The former commander of the 52nd Operations Group at Spangdahlem Air Base in Germany was disciplined after an investigation into accusations that he rubbed his crotch against the rear end of a lieutenant colonel’s wife at a dinner last year.
Col. Anthony Retka, who retired earlier this month, was accused of abusive sexual contact against Jordana Kennedy, the wife of Lt. Col. Patrick Kennedy, at an off-base going away party in May 2019. At the time, Lt. Col. Kennedy was director of staff for the 52nd Fighter Wing. Two months later, he took command of Spangdahlem’s 480th Fighter Squadron, under Retka’s command.
Wing Commander Col. David Epperson took administrative action against Retka after the Office of Special Investigations completed its investigation last September, Gabe Myers, a spokesman for U.S. Air Forces in Europe-Air Forces Africa, said Tuesday. Criminal charges were not filed against Retka, Myers said.
USAFE would not say which administrative action was taken against Retka, citing the Privacy Act. But administrative actions can include letters of reprimand, admonishment or counseling.
USAFE said Retka chose to retire several months earlier than expected. Retka declined to comment, according to USAFE.
Witnesses interviewed by OSI also described a history of “unprofessional, sexist and misogynistic comments” and inappropriate behavior on Retka’s part, including an inappropriate comment after an anti-sexual harassment skit. Witnesses also revealed that in 2004, while he was a captain deployed to Kunsan Air Base in South Korea, Retka engaged in a prank called “steamrolling,” barging naked into sleeping pilots’ dorm rooms and rolling over them in bed until they woke up.
Witnesses also told OSI investigators that while at Kunsan, Retka once placed a much smaller pilot — who became extremely intoxicated as part of a squadron initiation rite and drunkenly tackled Retka — in a chokehold and refused to let go. Witnesses said Retka’s chokehold was a “full asphyxiation” that caused the drunk pilot to lose consciousness and soil himself. The squadron commander was the only person strong enough to break Retka’s hold on the pilot, witnesses said.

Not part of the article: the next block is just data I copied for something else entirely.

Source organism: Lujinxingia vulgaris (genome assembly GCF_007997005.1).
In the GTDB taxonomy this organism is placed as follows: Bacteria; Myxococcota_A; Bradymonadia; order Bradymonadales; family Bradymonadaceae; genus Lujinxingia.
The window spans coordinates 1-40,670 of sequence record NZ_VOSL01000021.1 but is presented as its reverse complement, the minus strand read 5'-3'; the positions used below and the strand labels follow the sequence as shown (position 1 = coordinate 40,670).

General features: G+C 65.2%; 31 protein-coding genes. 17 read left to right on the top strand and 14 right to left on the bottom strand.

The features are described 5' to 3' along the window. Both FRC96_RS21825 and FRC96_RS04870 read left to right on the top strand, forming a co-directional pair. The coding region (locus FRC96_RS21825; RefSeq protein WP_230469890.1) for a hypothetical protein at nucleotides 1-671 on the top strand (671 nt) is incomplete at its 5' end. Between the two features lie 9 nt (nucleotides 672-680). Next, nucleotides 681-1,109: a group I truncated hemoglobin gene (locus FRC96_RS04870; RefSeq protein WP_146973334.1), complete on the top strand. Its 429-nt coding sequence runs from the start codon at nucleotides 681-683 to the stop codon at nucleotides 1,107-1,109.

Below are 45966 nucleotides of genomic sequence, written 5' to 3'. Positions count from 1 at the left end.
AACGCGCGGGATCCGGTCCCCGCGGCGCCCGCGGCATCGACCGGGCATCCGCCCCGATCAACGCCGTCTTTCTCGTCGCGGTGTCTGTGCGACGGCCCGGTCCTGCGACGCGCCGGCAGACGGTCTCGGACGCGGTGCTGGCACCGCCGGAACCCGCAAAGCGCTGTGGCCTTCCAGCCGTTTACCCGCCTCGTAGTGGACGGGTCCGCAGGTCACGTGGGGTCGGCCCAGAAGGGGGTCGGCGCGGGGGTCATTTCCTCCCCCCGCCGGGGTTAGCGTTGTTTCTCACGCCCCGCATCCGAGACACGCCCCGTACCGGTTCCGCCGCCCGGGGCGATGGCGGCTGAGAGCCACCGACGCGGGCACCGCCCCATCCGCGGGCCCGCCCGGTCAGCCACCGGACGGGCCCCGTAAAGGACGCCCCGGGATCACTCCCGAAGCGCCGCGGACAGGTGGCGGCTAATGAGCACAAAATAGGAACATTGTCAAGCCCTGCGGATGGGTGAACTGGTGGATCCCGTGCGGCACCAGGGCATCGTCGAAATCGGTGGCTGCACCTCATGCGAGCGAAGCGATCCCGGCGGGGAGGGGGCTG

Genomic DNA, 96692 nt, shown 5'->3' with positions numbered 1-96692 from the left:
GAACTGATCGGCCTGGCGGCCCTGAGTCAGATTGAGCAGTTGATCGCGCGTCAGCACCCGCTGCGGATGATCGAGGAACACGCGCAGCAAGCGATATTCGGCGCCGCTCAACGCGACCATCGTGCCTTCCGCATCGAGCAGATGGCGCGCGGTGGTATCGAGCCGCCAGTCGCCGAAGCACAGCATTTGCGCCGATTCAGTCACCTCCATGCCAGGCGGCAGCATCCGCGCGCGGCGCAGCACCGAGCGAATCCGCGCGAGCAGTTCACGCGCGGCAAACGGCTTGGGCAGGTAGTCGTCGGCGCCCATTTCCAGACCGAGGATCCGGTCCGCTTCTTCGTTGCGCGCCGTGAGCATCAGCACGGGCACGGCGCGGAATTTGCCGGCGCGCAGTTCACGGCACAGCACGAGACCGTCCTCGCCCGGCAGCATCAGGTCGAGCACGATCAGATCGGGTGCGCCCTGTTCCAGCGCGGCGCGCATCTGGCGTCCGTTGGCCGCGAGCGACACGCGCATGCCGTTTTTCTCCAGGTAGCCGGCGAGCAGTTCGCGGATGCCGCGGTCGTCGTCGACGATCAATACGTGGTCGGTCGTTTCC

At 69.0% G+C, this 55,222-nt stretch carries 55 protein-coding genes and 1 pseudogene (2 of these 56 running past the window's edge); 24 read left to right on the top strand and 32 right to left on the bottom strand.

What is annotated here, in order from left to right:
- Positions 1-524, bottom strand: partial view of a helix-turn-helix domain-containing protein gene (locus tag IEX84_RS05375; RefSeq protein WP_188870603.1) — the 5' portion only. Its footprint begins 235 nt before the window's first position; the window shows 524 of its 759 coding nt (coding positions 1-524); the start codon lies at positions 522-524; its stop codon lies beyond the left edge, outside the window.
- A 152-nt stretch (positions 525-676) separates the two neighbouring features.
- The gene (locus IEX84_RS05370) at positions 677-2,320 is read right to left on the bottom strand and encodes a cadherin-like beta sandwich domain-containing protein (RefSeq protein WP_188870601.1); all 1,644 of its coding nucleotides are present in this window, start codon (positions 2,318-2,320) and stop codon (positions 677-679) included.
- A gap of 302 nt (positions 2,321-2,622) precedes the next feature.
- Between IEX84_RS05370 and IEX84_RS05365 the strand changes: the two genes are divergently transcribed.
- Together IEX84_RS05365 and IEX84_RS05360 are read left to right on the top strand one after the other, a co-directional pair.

Myers said the administrative action was taken only in response to the dinner incident, not the other incidents described to OSI.
Jordana Kennedy provided a copy of the investigation report to Air Force Times, which corroborated the report provided by another source. She spoke with Air Force Times Jan. 9 and agreed to be identified by name.
According to the report, Retka, the Kennedys and other staff and family from the 52nd attended a farewell dinner for the former vice wing commander at the Schloss Neiderweiss restaurant on May 3. Several witnesses told OSI the event was “somewhat crowded, but relatively easy to navigate” without bumping into other people.
Shortly after the Kennedys arrived and began chatting with other guests in the center aisle of the dining room, the report said, Retka walked up to the group and pinched or touched a male colonel’s rear end. Immediately afterward, Kennedy told investigators and Air Force Times, she felt a man forcefully rub against her buttocks. She turned her head and saw it was Retka, who walked away.
The colonel asked the group, “Did somebody just touch my butt?” and Kennedy replied, “Yeah, mine too,” the report said.
“I felt his pelvis, his privates, his everything into my backside,” she told Air Force Times. “It thrust me forward.”
Her husband told investigators that Retka approached the group directly behind his wife and stood “crowded subway close” to her, which he described as awkward.
She told investigators that about 30 people had previously passed through the center aisle without any physical contact, and that there was eight to 10 feet of open space behind her.
Kennedy told investigators she was in shock and disbelief at what had just happened and felt numb, upset and uncomfortable. However, she didn’t want to make a scene and ruin the evening, as she and her husband had gotten a babysitter to be able to go out for the night.
“I didn’t want to make a big deal of it because the night had just started and I wanted to honor these nice people,” Kennedy told Air Force Times. “But at the same time, I wish I had [said] ‘Tony, what is your goal? Why would you put your privates beside my body?’”